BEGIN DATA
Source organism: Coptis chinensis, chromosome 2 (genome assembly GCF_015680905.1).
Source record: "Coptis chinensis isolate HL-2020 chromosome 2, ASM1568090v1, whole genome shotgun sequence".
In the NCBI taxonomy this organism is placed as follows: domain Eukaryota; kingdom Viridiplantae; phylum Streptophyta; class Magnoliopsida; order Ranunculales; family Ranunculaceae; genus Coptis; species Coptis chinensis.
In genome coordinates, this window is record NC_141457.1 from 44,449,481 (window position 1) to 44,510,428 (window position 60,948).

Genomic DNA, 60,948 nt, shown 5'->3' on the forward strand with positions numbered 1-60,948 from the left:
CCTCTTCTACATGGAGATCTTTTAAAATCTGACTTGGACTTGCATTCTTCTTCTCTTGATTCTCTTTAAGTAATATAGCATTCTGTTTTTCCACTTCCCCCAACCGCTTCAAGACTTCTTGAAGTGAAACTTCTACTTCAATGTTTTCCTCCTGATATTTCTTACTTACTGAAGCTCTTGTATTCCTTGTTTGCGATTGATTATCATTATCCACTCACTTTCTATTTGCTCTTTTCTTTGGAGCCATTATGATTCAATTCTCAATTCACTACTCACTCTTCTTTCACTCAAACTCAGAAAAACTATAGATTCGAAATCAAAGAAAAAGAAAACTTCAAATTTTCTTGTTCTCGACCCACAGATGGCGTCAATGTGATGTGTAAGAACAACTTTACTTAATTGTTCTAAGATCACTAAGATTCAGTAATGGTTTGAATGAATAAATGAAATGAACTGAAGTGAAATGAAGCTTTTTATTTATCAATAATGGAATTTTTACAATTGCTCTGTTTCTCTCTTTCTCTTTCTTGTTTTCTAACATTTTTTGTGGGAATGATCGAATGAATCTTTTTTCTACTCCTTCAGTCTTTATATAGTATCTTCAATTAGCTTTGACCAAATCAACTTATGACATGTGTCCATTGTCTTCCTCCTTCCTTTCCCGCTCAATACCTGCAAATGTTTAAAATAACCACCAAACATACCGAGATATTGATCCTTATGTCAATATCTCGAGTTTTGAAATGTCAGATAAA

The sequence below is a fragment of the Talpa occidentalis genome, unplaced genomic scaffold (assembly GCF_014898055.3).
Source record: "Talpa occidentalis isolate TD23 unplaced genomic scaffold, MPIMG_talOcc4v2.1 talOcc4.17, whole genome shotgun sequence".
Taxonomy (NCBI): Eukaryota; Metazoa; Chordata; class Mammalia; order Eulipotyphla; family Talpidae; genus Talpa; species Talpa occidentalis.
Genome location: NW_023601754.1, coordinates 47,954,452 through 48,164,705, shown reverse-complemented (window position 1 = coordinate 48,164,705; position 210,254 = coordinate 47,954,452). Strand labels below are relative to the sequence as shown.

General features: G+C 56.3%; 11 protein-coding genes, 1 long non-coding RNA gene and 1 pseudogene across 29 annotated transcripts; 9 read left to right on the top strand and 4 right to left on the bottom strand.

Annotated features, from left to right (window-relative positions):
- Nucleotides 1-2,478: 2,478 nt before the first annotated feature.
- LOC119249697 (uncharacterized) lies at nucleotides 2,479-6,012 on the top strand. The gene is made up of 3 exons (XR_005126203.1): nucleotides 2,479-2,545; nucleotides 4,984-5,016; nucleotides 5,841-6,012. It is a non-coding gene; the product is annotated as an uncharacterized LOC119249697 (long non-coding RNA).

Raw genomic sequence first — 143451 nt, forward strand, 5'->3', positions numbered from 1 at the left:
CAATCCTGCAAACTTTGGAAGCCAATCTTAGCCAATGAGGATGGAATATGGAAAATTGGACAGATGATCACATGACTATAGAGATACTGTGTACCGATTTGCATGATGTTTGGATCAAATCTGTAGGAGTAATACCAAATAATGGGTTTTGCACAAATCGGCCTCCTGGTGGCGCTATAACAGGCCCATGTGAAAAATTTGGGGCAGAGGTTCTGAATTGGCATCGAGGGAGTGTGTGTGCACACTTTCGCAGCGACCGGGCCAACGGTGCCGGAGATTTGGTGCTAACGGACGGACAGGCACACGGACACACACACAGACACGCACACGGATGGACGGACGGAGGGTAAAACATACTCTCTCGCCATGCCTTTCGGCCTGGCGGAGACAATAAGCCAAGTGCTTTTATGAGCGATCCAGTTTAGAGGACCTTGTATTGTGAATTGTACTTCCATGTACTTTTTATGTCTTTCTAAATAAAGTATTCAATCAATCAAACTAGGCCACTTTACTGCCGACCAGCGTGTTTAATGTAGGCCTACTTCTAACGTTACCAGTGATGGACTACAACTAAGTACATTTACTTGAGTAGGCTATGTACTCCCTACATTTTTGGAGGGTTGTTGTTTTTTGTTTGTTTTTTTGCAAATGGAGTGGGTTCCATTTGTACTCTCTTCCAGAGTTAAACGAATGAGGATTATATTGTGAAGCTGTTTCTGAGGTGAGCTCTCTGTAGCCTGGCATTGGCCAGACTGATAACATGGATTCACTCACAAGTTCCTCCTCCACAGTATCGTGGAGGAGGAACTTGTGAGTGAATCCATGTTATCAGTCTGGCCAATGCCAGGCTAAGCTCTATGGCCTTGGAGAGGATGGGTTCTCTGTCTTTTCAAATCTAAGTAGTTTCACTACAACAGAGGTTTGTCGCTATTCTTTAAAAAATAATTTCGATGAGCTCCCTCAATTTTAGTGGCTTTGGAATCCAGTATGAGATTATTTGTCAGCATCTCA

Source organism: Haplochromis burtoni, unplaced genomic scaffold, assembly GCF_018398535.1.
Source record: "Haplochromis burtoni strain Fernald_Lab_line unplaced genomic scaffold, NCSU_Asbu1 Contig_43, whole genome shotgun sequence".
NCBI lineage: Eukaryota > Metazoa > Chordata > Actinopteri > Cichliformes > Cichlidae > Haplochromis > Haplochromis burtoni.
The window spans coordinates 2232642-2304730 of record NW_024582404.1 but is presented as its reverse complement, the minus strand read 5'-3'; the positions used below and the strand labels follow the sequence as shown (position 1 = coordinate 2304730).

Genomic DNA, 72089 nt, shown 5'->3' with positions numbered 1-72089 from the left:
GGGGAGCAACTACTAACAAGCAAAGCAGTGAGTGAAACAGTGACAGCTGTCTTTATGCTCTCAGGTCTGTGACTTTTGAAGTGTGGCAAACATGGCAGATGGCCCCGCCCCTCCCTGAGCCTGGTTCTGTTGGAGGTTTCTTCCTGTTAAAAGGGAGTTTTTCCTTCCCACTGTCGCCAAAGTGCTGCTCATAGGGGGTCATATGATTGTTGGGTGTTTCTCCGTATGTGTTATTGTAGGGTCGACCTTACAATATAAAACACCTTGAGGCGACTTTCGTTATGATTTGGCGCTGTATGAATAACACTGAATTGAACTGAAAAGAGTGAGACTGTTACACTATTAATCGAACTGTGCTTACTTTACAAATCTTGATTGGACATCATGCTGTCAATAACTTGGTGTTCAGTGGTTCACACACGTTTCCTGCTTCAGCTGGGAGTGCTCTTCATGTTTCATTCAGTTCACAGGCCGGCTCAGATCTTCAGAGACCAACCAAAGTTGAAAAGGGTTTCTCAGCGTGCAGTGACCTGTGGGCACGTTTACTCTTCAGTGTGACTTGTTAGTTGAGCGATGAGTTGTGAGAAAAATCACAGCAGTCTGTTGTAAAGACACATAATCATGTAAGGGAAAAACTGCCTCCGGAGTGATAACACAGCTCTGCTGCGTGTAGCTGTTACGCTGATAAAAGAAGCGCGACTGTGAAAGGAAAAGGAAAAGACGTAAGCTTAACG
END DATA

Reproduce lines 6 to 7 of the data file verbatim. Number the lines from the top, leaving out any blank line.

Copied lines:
CCTCTTCTACATGGAGATCTTTTAAAATCTGACTTGGACTTGCATTCTTCTTCTCTTGATTCTCTTTAAGTAATATAGCATTCTGTTTTTCCACTTCCCCCAACCGCTTCAAGACTTCTTGAAGTGAAACTTCTACTTCAATGTTTTCCTCCTGATATTTCTTACTTACTGAAGCTCTTGTATTCCTTGTTTGCGATTGATTATCATTATCCACTCACTTTCTATTTGCTCTTTTCTTTGGAGCCATTATGATTCAATTCTCAATTCACTACTCACTCTTCTTTCACTCAAACTCAGAAAAACTATAGATTCGAAATCAAAGAAAAAGAAAACTTCAAATTTTCTTGTTCTCGACCCACAGATGGCGTCAATGTGATGTGTAAGAACAACTTTACTTAATTGTTCTAAGATCACTAAGATTCAGTAATGGTTTGAATGAATAAATGAAATGAACTGAAGTGAAATGAAGCTTTTTATTTATCAATAATGGAATTTTTACAATTGCTCTGTTTCTCTCTTTCTCTTTCTTGTTTTCTAACATTTTTTGTGGGAATGATCGAATGAATCTTTTTTCTACTCCTTCAGTCTTTATATAGTATCTTCAATTAGCTTTGACCAAATCAACTTATGACATGTGTCCATTGTCTTCCTCCTTCCTTTCCCGCTCAATACCTGCAAATGTTTAAAATAACCACCAAACATACCGAGATATTGATCCTTATGTCAATATCTCGAGTTTTGAAATGTCAGATAAA

The sequence below is a fragment of the Talpa occidentalis genome, unplaced genomic scaffold (assembly GCF_014898055.3).